Anish Kapoor at Berlin’s Martin Gropius-Bau Museum

Elizabeth Prendiville of Saffronart introduces Anish Kapoor’s visceral Berlin Exhibition.

Indian artist Anish Kapoor in front of his work “Hexagon Mirror”. Now on display at the Martin Gropius-Bau in Berlin.  Image Credit: http://www.huffingtonpost.com/2013/05/17/anish-kapoor-exhibit-arti_n_3292170.html#slide=2465776

Indian artist Anish Kapoor in front of his work “Hexagon Mirror”. Now on display at the Martin Gropius-Bau in Berlin.
Image Credit: http://www.huffingtonpost.com/2013/05/17/anish-kapoor-exhibit-arti_n_3292170.html#slide=2465776

New York: On May 18, artist Anish Kapoor opened his exhibition “Kapoor in Berlin” at the majestic Martin Gropius-Bau museum in the city. This retrospective includes around seventy works that were created over the course of his career. Although the show displays works of varying sizes, striking representations of black holes, oversized deflated balloons and distorted mirrors make it a visually gripping presentation.

Martin Gropous-Bau museum’s main hall featuring “A Beloved Sun” by Anish Kapoor.  Image credit: http://www.google.com/url?q=http%3A%2F%2Fwww.huffingtonpost.com%2F2013%2F05%2F17%2Fanish-kapoor-exhibit-arti_n_3292170.html&sa=D&sntz=1&usg=AFQjCNGM0emT3uYkXuK16bDauYLCBJ211g

Martin Gropous-Bau museum’s main hall featuring “A Beloved Sun” by Anish Kapoor.
Image credit: www.huffingtonpost.com%2F2013%2F05%2F17%2Fanish-kapoor-exhibit-arti_n_3292170.html&sa=D&sntz=1&usg=AFQjCNGM0emT3uYkXuK16bDauYLCBJ211g

Continuing his reputation for captivating large-scale installations, Kapoor has created “Symphony For a Beloved Sun” in the center of his Berlin exhibition. This piece consists of four conveyer belts emerging from the surrounding walls, depositing a red wax substance on the floor. The contrast between the luxurious architecture of Martin Gropius-Bau’s main hall and this dark and industrial installation is alluringly macabre. The deep, blood red color is a key iconographic element throughout the show and the artist says it has a “visceral reality”.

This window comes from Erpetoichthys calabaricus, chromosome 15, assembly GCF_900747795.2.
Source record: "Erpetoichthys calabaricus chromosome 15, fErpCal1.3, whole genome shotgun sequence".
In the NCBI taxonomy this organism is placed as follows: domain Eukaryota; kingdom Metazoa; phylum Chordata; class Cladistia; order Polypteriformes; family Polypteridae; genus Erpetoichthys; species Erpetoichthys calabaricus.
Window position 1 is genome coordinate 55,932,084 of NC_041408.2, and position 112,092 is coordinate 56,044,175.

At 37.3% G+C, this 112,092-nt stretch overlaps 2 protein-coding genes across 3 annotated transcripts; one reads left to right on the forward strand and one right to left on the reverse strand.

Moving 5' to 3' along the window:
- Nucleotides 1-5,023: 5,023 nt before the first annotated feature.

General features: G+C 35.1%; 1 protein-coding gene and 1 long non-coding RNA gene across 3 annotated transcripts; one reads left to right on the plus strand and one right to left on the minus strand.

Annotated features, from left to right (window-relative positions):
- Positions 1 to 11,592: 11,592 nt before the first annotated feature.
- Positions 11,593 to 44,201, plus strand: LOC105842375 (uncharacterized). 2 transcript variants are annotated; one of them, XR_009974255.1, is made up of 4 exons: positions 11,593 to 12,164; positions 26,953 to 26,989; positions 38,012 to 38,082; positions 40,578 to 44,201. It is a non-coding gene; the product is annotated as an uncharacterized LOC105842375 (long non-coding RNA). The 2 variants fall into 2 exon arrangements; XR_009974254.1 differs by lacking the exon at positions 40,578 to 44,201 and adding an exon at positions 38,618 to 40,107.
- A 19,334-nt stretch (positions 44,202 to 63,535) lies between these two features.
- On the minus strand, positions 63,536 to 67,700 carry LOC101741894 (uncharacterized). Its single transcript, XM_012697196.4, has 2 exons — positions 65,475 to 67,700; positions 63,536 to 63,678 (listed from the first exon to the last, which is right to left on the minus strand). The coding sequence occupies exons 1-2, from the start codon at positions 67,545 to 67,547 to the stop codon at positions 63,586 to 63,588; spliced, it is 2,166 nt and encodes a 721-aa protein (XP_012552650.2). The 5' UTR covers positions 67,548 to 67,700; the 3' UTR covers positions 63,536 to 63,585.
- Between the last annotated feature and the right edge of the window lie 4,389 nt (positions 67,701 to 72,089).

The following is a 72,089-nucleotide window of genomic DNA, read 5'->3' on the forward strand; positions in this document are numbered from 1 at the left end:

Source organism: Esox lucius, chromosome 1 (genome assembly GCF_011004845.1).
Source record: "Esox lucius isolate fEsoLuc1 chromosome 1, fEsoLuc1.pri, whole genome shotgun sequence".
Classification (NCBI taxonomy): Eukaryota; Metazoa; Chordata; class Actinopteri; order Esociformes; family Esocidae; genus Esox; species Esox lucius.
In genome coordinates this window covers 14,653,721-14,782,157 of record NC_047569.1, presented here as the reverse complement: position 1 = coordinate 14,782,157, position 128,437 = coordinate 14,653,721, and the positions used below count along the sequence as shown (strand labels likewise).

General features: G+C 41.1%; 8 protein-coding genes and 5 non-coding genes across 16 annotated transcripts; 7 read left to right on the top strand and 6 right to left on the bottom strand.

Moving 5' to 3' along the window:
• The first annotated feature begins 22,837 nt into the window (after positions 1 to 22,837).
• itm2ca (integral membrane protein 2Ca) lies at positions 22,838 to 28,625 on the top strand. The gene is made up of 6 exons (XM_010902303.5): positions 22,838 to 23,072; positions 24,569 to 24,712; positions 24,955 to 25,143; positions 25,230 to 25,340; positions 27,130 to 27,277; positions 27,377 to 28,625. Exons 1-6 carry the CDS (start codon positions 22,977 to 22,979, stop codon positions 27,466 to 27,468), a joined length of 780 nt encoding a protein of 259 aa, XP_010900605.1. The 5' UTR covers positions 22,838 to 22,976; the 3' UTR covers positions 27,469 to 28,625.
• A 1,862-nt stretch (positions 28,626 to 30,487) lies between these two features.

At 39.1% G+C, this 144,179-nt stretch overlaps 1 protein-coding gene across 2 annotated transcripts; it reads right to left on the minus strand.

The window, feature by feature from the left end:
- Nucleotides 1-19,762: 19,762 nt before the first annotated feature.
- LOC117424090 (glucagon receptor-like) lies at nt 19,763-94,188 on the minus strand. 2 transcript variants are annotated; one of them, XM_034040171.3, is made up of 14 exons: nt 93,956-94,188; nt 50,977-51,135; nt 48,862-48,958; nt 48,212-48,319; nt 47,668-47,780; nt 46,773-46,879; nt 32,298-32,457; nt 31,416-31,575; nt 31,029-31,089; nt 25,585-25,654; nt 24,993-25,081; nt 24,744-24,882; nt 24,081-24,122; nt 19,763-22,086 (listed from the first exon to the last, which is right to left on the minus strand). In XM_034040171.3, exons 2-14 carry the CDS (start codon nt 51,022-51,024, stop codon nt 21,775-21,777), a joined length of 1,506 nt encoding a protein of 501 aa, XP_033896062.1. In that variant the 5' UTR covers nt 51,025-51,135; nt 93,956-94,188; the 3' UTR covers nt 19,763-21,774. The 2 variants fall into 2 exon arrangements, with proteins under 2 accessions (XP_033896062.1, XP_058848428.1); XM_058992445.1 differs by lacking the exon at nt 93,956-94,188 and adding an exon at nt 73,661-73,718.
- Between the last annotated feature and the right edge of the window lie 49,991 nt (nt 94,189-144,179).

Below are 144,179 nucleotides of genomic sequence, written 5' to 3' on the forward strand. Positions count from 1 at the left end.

“Shooting Into The Corner” by Anish Kapoor at the Martin-Groous-Bau museum in Berlin.  Image Credit: http://www.huffingtonpost.com/2013/05/17/anish-kapoor-exhibit-arti_n_3292170.html#slide=2465776

“Shooting Into The Corner” by Anish Kapoor at the Martin-Groous-Bau museum in Berlin.
Image Credit: http://www.huffingtonpost.com/2013/05/17/anish-kapoor-exhibit-arti_n_3292170.html#slide=2465776

Large-scale pieces such as “Symphony for a Beloved Sun” and “Shooting into The Corner”, which involves a cannon shooting red wax at a wall, will be fully functional during the exhibition’s visiting hours. The performativity of these pieces make the exhibition ever changing and evolving for viewers.

Although the works inspire a strong emotional reaction, the artist is quick to assure that his work does not harbor an explicit meaning. Even with strong imagery such as “Shooting into The Corner”, Kapoor claims: “I’ve nothing to say” and that his work does not address any specific subject matter. The artist insists this disconnect is what qualifies as abstract art, never an overt explanation. He creates his works with the desire of creating a dialogue between visitors and the piece, rather than defining a specific interpretation.

Kapoor’s work continues to be an enthralling, full-sensory experience for visitors. “Kapoor in Berlin” will be open through November 24, 2013, and visitors to Berlin are encouraged to take in this unique exhibition.

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Art, Exhibitions

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